‘Dirt’ at The Studio Theatre Theatre by David Friscic

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Dirt may be the main scenic component of The Studio Theatre’s World Premiere production of Dirt now playing at their Studio Lab, but Scenic Designer Debra Booth has supplied twinkling stars in the skies as well. There is hope amidst the contamination, messiness, and squalor in Bryony Lavery’s stimulating and cerebral play as characters interact in a universe that seems random and callous. The five characters on stage here are all interconnected in their need for human interaction and there is a poetic thrust to their angry tirades. This play is challenging fare for a specialized audience but the rewards are plentiful in this very professional, polished, and striking production.

Holly Twyford in ‘Dirt.’ Photo by Scott Suchman.

Under the very controlled direction of David Muse, this intriguing play takes us to many subjective worlds that the playwright discloses as these characters try to make sense of their existence. The messiness of human life is shown through the manipulation of one character by an unscrupulous technician and – especially – through a dating couple who cannot agree on almost anything until the primal pull of the sex act pulls them together. The onslaught of chemicals and creams contaminating people and the digestive tract’s bile and gas are portrayed as toxic and disturbing yet the hope of rebirth is always present in the healing power of the very dirt we walk on. Life seems to be a continual cycle of death and disintegration – yet growth and hope are always possible.

Muse’s direction is marked by an almost cinematic, fluid approach where scenes play out like fast-dissolves. The scenes play off each other like interrelated vignettes – each scene is presented with a pared-down clean and economical style. This directorial approach helps to give cohesiveness to the often unpleasant and disturbing subject matter. The Lighting by John Burkland lends an evocative touch to the proceedings and the Sound Design by Christopher Baine is appropriately mesmerizing.

(l to r) Holly Twyford and Natalia Payne in ‘Dirt.’ Photo by Scott Suchman.

Acted to the hilt by all the actors, this is very fine ensemble playing indeed. Holly Twyford is superb and subtle in her portrayal of the main character, Harper. Twyford moves so beautifully and naturally on stage and she reinforces her hold on DC metro audiences. Natalia Payne as the waitress Elle is a particular standout and has a very commanding physical presence and a nuanced vocal delivery. Carolyn Mignini as May, Matthew Montelongo as Matt and Ro Boddie as Guy are all uniformly excellent in their roles.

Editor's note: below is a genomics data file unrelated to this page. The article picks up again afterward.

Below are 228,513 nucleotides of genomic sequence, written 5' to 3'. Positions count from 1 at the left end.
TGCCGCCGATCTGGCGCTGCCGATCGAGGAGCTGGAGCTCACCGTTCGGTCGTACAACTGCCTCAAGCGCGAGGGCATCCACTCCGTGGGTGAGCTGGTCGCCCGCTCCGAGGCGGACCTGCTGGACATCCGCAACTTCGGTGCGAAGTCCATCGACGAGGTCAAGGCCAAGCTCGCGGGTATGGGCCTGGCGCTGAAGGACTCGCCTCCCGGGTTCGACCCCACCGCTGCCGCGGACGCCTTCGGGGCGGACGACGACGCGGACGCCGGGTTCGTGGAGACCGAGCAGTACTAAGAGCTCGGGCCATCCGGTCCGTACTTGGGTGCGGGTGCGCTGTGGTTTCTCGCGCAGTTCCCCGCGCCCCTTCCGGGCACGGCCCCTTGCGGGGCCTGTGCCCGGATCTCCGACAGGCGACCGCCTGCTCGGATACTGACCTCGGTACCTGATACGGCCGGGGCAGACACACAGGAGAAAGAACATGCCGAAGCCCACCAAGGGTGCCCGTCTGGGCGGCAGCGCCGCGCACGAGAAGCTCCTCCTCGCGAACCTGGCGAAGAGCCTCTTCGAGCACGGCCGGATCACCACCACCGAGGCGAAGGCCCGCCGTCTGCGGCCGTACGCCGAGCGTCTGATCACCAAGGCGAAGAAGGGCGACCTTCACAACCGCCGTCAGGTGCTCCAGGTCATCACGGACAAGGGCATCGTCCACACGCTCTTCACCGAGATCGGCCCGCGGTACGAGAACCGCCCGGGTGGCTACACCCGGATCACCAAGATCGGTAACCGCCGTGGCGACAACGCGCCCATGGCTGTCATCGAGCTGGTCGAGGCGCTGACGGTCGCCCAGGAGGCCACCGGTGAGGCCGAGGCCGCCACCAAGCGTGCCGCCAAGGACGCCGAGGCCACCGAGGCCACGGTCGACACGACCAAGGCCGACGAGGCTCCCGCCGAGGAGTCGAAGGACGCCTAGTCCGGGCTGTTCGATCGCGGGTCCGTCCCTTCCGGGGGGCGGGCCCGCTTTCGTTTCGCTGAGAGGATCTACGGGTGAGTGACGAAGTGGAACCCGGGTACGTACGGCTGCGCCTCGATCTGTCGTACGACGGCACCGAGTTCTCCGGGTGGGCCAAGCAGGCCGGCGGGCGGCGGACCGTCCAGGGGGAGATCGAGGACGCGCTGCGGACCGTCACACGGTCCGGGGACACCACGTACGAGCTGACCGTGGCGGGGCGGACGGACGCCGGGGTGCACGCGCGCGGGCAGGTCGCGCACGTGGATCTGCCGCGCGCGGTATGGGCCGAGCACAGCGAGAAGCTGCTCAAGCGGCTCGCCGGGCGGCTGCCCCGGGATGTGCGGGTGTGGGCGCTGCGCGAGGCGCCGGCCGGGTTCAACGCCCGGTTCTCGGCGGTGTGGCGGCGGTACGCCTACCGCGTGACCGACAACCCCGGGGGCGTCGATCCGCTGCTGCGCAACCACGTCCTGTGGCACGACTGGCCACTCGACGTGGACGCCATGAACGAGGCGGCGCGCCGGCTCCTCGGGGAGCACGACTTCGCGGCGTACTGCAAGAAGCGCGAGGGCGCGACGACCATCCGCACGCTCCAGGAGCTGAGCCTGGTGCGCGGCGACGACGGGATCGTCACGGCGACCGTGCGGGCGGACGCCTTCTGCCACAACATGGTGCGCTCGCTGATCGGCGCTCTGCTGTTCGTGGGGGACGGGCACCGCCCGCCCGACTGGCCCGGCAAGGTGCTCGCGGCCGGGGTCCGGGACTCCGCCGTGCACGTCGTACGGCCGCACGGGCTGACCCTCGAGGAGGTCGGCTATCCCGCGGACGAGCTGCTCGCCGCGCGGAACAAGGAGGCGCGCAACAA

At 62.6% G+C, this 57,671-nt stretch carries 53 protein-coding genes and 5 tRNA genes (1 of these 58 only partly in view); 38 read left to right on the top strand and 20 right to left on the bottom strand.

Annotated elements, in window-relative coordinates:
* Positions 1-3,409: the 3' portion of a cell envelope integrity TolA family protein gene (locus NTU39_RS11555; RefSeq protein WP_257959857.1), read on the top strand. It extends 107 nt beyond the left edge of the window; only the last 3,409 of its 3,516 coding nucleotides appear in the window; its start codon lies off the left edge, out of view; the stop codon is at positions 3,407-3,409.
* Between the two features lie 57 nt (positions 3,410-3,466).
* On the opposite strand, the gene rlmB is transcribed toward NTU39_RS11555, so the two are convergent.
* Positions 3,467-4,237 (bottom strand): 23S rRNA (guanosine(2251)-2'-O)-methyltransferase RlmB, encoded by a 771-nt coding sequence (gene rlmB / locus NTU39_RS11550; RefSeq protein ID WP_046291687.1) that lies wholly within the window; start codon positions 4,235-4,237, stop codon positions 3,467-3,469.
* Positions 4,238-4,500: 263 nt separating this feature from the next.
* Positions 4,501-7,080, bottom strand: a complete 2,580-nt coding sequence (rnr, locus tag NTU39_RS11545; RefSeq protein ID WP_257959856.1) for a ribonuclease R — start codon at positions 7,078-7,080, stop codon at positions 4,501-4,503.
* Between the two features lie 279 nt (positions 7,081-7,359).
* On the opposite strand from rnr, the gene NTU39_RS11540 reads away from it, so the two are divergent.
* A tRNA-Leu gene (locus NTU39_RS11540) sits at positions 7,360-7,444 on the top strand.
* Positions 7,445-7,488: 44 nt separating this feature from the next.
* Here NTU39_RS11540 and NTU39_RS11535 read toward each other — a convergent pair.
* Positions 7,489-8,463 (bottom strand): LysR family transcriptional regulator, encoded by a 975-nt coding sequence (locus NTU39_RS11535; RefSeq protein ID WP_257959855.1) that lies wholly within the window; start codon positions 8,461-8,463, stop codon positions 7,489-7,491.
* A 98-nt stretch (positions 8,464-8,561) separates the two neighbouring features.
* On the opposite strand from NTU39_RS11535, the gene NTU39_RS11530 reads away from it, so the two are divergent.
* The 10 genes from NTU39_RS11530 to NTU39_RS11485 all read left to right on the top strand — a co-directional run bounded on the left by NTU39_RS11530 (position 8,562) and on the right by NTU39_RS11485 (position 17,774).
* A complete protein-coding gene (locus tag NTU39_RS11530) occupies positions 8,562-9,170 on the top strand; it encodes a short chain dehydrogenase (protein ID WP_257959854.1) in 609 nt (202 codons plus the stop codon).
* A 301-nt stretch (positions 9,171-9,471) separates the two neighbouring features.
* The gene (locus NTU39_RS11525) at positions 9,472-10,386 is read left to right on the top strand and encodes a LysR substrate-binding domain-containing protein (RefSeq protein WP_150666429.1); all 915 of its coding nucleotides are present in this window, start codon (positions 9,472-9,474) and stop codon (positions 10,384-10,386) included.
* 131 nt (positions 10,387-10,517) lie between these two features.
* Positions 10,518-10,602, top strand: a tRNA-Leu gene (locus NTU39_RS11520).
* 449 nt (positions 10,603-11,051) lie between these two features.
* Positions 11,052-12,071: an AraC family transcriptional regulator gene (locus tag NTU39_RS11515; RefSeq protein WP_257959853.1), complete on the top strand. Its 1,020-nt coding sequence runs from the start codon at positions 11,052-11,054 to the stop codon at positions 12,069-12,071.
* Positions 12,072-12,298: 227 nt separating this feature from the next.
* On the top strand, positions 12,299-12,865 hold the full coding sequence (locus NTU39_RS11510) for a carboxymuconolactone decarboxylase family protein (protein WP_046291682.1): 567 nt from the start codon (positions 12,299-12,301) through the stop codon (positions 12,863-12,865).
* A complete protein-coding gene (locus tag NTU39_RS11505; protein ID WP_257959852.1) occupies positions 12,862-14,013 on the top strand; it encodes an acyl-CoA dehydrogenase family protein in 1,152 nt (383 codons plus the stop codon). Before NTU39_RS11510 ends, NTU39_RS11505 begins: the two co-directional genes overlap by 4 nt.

Once again, The Studio Theatre has a hit on its hands with Dirt. Do not miss this one!

Running Time: Two hours with a 15-minute intermission.

Dirt plays through November 11, 2012, at Stage 4 at The Studio Theatre – 1501-14th Street, NW, in Washington, D.C. For tickets, call (202) 332-3300, or purchase them online.

 

 

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David Friscic
David has always had a passionate interest in the arts from acting in professional dinner theatre and community theatre to reviewing film and local theatre in college to making numerous treks to New York City to indulge his interest in live theatre. An enthusiastic interest in writing has shown itself in a BA in English/Education and an MA in English Literature. Taken together, these two interests have culminated in the logical conclusion of writing for an arts blog. David moved up and down the East Coast due to his father's job at General Electric and this has helped him to perceive the world in a very open way. After his schooling, David taught in Catholic school systems for awhile and, then, spent three years in the seminary with two years at Catholic University studying Theology and one year in a practicuum working at a church in New York State. David currently works at the National Science Foundation as a Technical Information Specialist for the Office of Polar Programs and has had the great opportunity to go to Antarctica twice and Greenland once in support of the research community. He enjoys living in Bethesda and has taken courses at the Writer's Center. David enjoys swimming, traveling, reading, and working on committees at his condo. His major interest, however, is the arts and all it encompasses---from symphony, to film, to museum treks to live theatre. He counts having lunch with Lillian Gish and meeting Lily Tomlin, Geraldine Page, Maureen Stapleton, Liza Minnelli and Sandy Dennis as some of the more exciting encounters of his life.